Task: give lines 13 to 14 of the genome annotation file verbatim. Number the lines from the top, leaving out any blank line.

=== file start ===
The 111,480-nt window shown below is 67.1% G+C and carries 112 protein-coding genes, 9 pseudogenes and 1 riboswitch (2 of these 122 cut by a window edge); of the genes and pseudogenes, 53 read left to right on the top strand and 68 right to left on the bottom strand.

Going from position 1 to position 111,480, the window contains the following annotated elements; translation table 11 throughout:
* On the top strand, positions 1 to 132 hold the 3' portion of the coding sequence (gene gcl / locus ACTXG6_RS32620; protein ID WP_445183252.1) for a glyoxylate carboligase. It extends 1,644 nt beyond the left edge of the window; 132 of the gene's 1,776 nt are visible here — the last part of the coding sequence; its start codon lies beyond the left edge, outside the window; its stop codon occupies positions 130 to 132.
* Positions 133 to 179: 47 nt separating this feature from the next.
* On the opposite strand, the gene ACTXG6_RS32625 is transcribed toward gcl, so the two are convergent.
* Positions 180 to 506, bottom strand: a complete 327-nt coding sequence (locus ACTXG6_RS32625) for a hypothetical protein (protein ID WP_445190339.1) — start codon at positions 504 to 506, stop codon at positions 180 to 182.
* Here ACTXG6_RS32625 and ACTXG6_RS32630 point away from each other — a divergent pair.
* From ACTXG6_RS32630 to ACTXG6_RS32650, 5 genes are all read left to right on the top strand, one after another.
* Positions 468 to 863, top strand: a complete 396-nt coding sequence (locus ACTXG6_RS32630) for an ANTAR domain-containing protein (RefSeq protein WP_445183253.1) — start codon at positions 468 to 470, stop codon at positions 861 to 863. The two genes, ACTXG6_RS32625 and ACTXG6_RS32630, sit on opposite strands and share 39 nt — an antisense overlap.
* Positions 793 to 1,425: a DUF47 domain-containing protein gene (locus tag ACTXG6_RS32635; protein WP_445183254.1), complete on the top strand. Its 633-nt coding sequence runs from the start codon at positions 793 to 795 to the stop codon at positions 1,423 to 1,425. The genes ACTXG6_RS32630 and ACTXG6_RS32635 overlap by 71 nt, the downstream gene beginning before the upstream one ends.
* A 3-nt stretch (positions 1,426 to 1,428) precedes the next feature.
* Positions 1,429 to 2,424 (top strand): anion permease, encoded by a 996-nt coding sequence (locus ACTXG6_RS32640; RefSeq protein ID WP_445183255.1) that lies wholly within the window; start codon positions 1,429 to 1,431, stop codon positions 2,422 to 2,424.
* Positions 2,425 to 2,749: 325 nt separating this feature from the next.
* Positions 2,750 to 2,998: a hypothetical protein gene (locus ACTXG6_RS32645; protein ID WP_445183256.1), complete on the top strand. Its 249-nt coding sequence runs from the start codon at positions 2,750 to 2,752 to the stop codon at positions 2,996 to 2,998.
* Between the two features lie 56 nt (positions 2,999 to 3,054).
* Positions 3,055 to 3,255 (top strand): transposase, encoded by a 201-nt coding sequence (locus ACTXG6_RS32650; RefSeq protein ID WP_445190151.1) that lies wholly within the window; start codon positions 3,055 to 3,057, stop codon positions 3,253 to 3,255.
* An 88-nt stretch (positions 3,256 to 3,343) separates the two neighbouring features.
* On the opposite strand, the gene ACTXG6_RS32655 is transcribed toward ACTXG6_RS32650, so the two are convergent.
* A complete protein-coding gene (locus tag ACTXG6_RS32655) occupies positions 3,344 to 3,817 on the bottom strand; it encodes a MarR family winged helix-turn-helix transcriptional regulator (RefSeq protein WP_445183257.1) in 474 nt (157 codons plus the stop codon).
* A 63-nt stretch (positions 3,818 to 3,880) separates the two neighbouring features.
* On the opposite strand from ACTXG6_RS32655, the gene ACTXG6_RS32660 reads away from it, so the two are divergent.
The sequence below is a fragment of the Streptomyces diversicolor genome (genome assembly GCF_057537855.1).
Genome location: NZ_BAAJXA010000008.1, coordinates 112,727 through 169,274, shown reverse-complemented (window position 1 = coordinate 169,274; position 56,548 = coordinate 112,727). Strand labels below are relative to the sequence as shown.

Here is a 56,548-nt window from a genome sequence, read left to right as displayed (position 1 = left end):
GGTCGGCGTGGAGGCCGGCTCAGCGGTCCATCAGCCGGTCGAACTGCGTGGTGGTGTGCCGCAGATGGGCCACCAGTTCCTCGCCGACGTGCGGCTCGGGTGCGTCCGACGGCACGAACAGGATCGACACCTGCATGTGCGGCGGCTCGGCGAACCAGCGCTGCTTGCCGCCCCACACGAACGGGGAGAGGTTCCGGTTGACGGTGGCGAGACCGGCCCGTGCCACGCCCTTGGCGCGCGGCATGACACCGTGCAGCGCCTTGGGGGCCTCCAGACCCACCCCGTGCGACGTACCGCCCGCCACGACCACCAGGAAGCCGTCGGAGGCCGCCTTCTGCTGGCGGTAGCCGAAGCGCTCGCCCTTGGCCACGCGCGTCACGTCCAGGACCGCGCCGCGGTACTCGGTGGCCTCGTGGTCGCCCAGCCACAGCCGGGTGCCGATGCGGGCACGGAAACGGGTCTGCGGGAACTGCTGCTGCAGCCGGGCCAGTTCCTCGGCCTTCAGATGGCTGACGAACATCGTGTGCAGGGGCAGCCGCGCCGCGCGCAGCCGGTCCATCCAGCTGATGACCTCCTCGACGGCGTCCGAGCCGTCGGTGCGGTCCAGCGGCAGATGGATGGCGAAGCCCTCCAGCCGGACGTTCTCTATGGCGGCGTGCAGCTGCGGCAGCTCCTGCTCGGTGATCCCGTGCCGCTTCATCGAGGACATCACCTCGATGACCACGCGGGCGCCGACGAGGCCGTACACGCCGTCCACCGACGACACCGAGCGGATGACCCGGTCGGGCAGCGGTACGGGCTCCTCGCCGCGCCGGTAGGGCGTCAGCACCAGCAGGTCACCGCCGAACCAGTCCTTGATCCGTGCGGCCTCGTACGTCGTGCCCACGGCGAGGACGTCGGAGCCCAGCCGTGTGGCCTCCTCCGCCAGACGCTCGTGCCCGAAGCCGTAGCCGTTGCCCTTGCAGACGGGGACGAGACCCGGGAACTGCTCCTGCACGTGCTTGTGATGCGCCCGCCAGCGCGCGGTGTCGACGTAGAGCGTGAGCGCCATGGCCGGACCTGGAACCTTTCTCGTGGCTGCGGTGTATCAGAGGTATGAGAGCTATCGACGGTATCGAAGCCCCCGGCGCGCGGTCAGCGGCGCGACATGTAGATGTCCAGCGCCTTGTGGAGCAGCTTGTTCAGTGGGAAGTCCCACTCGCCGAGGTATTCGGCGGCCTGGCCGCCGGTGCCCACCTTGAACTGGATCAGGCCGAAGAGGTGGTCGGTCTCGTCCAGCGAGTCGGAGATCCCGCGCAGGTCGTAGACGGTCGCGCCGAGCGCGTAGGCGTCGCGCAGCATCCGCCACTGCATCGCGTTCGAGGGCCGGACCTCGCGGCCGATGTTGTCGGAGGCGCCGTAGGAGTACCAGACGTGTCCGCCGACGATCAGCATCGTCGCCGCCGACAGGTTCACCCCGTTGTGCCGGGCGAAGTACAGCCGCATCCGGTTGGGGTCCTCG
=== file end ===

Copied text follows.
* Positions 2,425 to 2,749: 325 nt separating this feature from the next.
* Positions 2,750 to 2,998: a hypothetical protein gene (locus ACTXG6_RS32645; protein ID WP_445183256.1), complete on the top strand. Its 249-nt coding sequence runs from the start codon at positions 2,750 to 2,752 to the stop codon at positions 2,996 to 2,998.